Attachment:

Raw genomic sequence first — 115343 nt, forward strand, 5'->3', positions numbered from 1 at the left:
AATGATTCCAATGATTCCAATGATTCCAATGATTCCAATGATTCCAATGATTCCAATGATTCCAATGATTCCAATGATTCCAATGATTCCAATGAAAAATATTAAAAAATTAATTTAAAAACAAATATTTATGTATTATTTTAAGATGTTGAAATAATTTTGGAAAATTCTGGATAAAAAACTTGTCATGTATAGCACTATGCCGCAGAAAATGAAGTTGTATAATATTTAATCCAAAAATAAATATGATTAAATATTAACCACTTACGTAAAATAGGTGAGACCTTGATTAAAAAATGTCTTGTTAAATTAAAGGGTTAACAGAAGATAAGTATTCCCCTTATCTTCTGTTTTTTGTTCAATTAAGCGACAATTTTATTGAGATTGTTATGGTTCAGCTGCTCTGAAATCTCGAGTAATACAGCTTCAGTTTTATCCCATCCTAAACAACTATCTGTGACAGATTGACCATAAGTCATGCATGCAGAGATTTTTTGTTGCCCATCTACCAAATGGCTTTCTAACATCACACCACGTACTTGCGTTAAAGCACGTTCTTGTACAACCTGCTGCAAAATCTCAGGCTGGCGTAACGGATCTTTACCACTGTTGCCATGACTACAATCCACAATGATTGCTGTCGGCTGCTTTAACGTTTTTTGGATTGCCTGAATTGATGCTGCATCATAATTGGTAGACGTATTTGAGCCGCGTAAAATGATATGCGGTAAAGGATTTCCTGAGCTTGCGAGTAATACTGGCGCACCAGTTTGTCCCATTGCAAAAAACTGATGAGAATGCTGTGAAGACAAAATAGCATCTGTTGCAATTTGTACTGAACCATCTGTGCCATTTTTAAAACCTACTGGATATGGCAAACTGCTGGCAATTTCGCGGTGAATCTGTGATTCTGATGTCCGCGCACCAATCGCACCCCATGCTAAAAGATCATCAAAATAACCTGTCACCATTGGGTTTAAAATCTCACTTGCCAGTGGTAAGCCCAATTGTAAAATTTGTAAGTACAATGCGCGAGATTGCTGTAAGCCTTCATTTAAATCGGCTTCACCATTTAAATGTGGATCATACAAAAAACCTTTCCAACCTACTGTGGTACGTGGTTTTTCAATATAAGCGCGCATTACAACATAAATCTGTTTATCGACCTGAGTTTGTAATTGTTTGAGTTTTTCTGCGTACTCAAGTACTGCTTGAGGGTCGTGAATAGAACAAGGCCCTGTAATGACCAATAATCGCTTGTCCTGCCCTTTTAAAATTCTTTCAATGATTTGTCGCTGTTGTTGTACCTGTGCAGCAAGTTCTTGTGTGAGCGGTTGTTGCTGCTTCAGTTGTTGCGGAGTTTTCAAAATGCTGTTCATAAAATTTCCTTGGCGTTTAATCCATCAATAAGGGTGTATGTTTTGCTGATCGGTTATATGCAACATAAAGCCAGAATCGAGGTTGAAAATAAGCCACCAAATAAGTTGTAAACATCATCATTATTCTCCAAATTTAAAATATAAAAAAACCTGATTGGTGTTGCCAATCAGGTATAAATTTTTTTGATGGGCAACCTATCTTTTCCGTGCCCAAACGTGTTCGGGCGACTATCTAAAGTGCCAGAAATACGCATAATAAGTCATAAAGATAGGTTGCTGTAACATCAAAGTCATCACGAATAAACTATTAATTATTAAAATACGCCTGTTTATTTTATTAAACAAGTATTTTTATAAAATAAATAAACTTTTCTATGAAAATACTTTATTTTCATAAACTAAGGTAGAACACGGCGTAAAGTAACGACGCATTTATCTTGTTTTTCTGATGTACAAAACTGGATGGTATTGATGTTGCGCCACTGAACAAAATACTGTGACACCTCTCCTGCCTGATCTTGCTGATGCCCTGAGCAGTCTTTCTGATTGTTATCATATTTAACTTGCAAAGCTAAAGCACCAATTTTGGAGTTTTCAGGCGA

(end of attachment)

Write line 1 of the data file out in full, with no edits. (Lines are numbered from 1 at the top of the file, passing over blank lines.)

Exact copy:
Raw genomic sequence first — 115343 nt, forward strand, 5'->3', positions numbered from 1 at the left: